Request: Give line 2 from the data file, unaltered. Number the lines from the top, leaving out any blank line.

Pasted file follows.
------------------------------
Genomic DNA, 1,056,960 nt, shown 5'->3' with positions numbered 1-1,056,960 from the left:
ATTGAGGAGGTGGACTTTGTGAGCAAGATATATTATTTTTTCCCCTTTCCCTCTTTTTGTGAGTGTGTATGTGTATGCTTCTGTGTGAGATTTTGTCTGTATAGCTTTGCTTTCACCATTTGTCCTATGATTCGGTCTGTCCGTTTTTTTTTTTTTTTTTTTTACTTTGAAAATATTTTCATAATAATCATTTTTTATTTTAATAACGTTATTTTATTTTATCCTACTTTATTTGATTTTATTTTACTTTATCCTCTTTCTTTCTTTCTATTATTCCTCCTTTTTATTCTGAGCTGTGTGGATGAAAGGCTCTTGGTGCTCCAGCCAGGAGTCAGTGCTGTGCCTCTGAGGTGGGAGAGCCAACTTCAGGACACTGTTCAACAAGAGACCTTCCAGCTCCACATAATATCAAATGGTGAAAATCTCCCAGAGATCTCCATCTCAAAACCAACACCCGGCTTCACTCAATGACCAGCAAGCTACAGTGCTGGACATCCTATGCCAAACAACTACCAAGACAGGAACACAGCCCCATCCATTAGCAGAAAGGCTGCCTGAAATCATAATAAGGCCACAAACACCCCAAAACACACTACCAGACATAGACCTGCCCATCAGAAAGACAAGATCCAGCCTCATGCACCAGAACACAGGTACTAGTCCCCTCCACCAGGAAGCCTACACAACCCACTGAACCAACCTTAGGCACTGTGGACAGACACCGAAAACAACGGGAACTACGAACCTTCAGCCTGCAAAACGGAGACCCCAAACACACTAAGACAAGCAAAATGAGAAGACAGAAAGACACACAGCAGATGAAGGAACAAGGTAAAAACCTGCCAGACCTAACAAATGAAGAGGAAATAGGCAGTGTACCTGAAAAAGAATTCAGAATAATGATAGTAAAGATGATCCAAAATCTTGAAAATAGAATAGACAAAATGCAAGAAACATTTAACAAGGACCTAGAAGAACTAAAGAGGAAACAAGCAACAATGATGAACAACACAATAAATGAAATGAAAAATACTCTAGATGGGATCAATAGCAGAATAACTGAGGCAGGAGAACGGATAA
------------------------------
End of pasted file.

ATTGAGGAGGTGGACTTTGTGAGCAAGATATATTATTTTTTCCCCTTTCCCTCTTTTTGTGAGTGTGTATGTGTATGCTTCTGTGTGAGATTTTGTCTGTATAGCTTTGCTTTCACCATTTGTCCTATGATTCGGTCTGTCCGTTTTTTTTTTTTTTTTTTTTACTTTGAAAATATTTTCATAATAATCATTTTTTATTTTAATAACGTTATTTTATTTTATCCTACTTTATTTGATTTTATTTTACTTTATCCTCTTTCTTTCTTTCTATTATTCCTCCTTTTTATTCTGAGCTGTGTGGATGAAAGGCTCTTGGTGCTCCAGCCAGGAGTCAGTGCTGTGCCTCTGAGGTGGGAGAGCCAACTTCAGGACACTGTTCAACAAGAGACCTTCCAGCTCCACATAATATCAAATGGTGAAAATCTCCCAGAGATCTCCATCTCAAAACCAACACCCGGCTTCACTCAATGACCAGCAAGCTACAGTGCTGGACATCCTATGCCAAACAACTACCAAGACAGGAACACAGCCCCATCCATTAGCAGAAAGGCTGCCTGAAATCATAATAAGGCCACAAACACCCCAAAACACACTACCAGACATAGACCTGCCCATCAGAAAGACAAGATCCAGCCTCATGCACCAGAACACAGGTACTAGTCCCCTCCACCAGGAAGCCTACACAACCCACTGAACCAACCTTAGGCACTGTGGACAGACACCGAAAACAACGGGAACTACGAACCTTCAGCCTGCAAAACGGAGACCCCAAACACACTAAGACAAGCAAAATGAGAAGACAGAAAGACACACAGCAGATGAAGGAACAAGGTAAAAACCTGCCAGACCTAACAAATGAAGAGGAAATAGGCAGTGTACCTGAAAAAGAATTCAGAATAATGATAGTAAAGATGATCCAAAATCTTGAAAATAGAATAGACAAAATGCAAGAAACATTTAACAAGGACCTAGAAGAACTAAAGAGGAAACAAGCAACAATGATGAACAACACAATAAATGAAATGAAAAATACTCTAGATGGGATCAATAGCAGAATAACTGAGGCAGGAGAACGGATAA